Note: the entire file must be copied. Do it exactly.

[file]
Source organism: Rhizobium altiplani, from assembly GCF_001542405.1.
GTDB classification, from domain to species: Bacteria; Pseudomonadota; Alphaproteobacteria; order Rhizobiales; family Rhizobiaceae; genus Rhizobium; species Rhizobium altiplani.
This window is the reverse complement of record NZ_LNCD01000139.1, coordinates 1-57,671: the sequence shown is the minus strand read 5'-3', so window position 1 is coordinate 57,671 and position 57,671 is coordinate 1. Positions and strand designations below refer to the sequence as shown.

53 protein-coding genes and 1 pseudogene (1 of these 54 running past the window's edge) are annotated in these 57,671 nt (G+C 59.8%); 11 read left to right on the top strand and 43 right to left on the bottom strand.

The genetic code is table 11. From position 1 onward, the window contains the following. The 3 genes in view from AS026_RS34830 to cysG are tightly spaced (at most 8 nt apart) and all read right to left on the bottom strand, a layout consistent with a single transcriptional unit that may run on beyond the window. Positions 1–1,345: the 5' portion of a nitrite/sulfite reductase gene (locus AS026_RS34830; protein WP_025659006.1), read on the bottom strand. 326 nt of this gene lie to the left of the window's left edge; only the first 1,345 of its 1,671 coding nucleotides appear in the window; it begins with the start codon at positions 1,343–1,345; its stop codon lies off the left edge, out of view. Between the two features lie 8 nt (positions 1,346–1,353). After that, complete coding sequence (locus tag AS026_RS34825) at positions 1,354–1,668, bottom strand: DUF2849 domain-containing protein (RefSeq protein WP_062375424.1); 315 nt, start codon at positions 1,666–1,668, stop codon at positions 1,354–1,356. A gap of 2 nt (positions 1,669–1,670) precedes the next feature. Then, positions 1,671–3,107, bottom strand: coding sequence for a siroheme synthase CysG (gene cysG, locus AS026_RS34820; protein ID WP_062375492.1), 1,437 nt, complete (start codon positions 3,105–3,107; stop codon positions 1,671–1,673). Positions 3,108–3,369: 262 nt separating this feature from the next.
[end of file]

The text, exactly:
Source organism: Rhizobium altiplani, from assembly GCF_001542405.1.
GTDB classification, from domain to species: Bacteria; Pseudomonadota; Alphaproteobacteria; order Rhizobiales; family Rhizobiaceae; genus Rhizobium; species Rhizobium altiplani.
This window is the reverse complement of record NZ_LNCD01000139.1, coordinates 1-57,671: the sequence shown is the minus strand read 5'-3', so window position 1 is coordinate 57,671 and position 57,671 is coordinate 1. Positions and strand designations below refer to the sequence as shown.

53 protein-coding genes and 1 pseudogene (1 of these 54 running past the window's edge) are annotated in these 57,671 nt (G+C 59.8%); 11 read left to right on the top strand and 43 right to left on the bottom strand.

The genetic code is table 11. From position 1 onward, the window contains the following. The 3 genes in view from AS026_RS34830 to cysG are tightly spaced (at most 8 nt apart) and all read right to left on the bottom strand, a layout consistent with a single transcriptional unit that may run on beyond the window. Positions 1–1,345: the 5' portion of a nitrite/sulfite reductase gene (locus AS026_RS34830; protein WP_025659006.1), read on the bottom strand. 326 nt of this gene lie to the left of the window's left edge; only the first 1,345 of its 1,671 coding nucleotides appear in the window; it begins with the start codon at positions 1,343–1,345; its stop codon lies off the left edge, out of view. Between the two features lie 8 nt (positions 1,346–1,353). After that, complete coding sequence (locus tag AS026_RS34825) at positions 1,354–1,668, bottom strand: DUF2849 domain-containing protein (RefSeq protein WP_062375424.1); 315 nt, start codon at positions 1,666–1,668, stop codon at positions 1,354–1,356. A gap of 2 nt (positions 1,669–1,670) precedes the next feature. Then, positions 1,671–3,107, bottom strand: coding sequence for a siroheme synthase CysG (gene cysG, locus AS026_RS34820; protein ID WP_062375492.1), 1,437 nt, complete (start codon positions 3,105–3,107; stop codon positions 1,671–1,673). Positions 3,108–3,369: 262 nt separating this feature from the next.